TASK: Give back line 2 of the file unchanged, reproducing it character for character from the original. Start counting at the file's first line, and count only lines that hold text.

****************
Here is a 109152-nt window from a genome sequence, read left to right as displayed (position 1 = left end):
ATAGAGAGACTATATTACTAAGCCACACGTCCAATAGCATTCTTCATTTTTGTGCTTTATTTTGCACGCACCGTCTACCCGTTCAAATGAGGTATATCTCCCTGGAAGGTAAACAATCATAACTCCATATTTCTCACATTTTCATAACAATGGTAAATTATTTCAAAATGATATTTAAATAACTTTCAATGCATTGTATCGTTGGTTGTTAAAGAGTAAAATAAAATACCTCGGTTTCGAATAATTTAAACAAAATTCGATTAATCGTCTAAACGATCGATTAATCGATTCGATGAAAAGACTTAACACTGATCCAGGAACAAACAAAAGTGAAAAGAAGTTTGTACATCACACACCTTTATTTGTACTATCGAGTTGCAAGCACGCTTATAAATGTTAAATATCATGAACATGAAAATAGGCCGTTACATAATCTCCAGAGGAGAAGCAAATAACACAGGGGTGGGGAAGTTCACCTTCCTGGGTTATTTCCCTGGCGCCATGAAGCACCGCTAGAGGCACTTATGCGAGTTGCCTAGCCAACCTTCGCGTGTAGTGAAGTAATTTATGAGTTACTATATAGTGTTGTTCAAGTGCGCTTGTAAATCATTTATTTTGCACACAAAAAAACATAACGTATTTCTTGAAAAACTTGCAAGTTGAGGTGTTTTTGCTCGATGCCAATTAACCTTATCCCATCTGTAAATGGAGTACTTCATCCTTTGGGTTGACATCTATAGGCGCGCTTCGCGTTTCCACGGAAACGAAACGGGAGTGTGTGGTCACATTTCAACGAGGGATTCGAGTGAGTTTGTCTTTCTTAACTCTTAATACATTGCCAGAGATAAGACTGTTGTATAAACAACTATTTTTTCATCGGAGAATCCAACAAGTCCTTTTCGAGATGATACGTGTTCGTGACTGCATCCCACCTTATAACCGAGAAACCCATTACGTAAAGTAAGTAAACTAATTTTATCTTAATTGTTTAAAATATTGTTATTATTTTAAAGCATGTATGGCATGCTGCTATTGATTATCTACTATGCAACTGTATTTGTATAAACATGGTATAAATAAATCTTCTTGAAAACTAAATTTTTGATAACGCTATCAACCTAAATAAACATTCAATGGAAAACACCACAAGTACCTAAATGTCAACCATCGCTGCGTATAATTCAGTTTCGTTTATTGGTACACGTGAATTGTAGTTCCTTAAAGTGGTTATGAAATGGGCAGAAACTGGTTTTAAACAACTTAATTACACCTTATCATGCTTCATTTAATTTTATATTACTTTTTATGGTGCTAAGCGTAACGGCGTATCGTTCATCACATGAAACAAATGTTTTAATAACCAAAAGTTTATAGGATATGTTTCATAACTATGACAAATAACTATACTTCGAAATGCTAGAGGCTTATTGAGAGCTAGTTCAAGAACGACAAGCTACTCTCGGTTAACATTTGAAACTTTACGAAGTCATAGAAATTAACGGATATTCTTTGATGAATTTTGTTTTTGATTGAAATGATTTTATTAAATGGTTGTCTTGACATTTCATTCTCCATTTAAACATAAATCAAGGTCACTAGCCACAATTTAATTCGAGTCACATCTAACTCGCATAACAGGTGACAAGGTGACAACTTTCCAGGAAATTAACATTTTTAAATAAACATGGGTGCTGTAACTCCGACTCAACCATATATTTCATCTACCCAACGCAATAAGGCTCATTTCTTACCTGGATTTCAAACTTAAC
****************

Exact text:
ATAGAGAGACTATATTACTAAGCCACACGTCCAATAGCATTCTTCATTTTTGTGCTTTATTTTGCACGCACCGTCTACCCGTTCAAATGAGGTATATCTCCCTGGAAGGTAAACAATCATAACTCCATATTTCTCACATTTTCATAACAATGGTAAATTATTTCAAAATGATATTTAAATAACTTTCAATGCATTGTATCGTTGGTTGTTAAAGAGTAAAATAAAATACCTCGGTTTCGAATAATTTAAACAAAATTCGATTAATCGTCTAAACGATCGATTAATCGATTCGATGAAAAGACTTAACACTGATCCAGGAACAAACAAAAGTGAAAAGAAGTTTGTACATCACACACCTTTATTTGTACTATCGAGTTGCAAGCACGCTTATAAATGTTAAATATCATGAACATGAAAATAGGCCGTTACATAATCTCCAGAGGAGAAGCAAATAACACAGGGGTGGGGAAGTTCACCTTCCTGGGTTATTTCCCTGGCGCCATGAAGCACCGCTAGAGGCACTTATGCGAGTTGCCTAGCCAACCTTCGCGTGTAGTGAAGTAATTTATGAGTTACTATATAGTGTTGTTCAAGTGCGCTTGTAAATCATTTATTTTGCACACAAAAAAACATAACGTATTTCTTGAAAAACTTGCAAGTTGAGGTGTTTTTGCTCGATGCCAATTAACCTTATCCCATCTGTAAATGGAGTACTTCATCCTTTGGGTTGACATCTATAGGCGCGCTTCGCGTTTCCACGGAAACGAAACGGGAGTGTGTGGTCACATTTCAACGAGGGATTCGAGTGAGTTTGTCTTTCTTAACTCTTAATACATTGCCAGAGATAAGACTGTTGTATAAACAACTATTTTTTCATCGGAGAATCCAACAAGTCCTTTTCGAGATGATACGTGTTCGTGACTGCATCCCACCTTATAACCGAGAAACCCATTACGTAAAGTAAGTAAACTAATTTTATCTTAATTGTTTAAAATATTGTTATTATTTTAAAGCATGTATGGCATGCTGCTATTGATTATCTACTATGCAACTGTATTTGTATAAACATGGTATAAATAAATCTTCTTGAAAACTAAATTTTTGATAACGCTATCAACCTAAATAAACATTCAATGGAAAACACCACAAGTACCTAAATGTCAACCATCGCTGCGTATAATTCAGTTTCGTTTATTGGTACACGTGAATTGTAGTTCCTTAAAGTGGTTATGAAATGGGCAGAAACTGGTTTTAAACAACTTAATTACACCTTATCATGCTTCATTTAATTTTATATTACTTTTTATGGTGCTAAGCGTAACGGCGTATCGTTCATCACATGAAACAAATGTTTTAATAACCAAAAGTTTATAGGATATGTTTCATAACTATGACAAATAACTATACTTCGAAATGCTAGAGGCTTATTGAGAGCTAGTTCAAGAACGACAAGCTACTCTCGGTTAACATTTGAAACTTTACGAAGTCATAGAAATTAACGGATATTCTTTGATGAATTTTGTTTTTGATTGAAATGATTTTATTAAATGGTTGTCTTGACATTTCATTCTCCATTTAAACATAAATCAAGGTCACTAGCCACAATTTAATTCGAGTCACATCTAACTCGCATAACAGGTGACAAGGTGACAACTTTCCAGGAAATTAACATTTTTAAATAAACATGGGTGCTGTAACTCCGACTCAACCATATATTTCATCTACCCAACGCAATAAGGCTCATTTCTTACCTGGATTTCAAACTTAAC